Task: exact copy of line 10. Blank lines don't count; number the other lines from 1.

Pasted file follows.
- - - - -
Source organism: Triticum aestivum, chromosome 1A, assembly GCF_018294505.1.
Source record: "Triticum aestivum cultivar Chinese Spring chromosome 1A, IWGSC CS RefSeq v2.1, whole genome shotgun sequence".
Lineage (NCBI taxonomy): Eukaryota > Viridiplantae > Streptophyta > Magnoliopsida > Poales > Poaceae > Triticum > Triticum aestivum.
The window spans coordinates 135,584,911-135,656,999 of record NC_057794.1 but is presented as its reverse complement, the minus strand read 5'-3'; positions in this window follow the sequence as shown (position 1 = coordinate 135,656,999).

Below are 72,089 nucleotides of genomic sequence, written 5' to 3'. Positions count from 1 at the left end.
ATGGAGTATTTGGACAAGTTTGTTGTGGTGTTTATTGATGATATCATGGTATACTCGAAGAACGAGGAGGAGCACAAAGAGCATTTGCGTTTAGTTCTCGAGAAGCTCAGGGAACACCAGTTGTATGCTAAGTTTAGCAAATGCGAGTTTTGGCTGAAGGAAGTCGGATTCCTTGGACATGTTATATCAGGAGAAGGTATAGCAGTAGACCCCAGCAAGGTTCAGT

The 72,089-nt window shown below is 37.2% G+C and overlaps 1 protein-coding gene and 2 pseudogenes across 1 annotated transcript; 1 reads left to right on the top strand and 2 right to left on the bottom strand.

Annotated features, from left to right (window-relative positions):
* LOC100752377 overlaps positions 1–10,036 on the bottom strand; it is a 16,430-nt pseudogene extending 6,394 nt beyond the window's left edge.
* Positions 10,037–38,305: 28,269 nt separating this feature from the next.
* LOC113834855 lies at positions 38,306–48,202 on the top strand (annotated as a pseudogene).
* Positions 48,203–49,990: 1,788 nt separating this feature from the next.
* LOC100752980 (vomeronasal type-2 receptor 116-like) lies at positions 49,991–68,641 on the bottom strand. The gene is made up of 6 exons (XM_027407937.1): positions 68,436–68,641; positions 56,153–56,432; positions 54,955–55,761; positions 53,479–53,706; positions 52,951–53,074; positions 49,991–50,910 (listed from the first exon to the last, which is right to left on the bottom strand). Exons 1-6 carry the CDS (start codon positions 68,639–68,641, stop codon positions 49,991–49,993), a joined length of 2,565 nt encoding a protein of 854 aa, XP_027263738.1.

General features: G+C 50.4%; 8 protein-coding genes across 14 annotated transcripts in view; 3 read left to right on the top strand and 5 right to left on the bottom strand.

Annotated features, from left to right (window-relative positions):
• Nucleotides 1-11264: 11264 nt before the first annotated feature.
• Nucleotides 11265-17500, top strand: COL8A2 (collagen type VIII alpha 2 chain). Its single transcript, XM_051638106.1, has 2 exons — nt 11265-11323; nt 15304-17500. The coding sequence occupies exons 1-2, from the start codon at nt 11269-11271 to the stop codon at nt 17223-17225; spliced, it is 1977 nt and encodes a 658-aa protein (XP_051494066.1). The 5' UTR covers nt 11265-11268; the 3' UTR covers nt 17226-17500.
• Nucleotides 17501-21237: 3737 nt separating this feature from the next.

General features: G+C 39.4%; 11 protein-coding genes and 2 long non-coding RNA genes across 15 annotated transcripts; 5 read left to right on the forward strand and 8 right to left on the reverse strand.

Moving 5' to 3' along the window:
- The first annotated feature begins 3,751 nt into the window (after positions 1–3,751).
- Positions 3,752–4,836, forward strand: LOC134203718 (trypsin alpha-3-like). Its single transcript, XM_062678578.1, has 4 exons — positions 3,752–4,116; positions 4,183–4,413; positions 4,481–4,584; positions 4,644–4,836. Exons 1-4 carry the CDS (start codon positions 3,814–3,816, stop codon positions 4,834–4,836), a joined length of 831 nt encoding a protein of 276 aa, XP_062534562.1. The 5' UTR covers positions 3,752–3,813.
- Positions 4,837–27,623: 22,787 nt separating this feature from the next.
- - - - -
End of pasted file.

* Positions 10,037–38,305: 28,269 nt separating this feature from the next.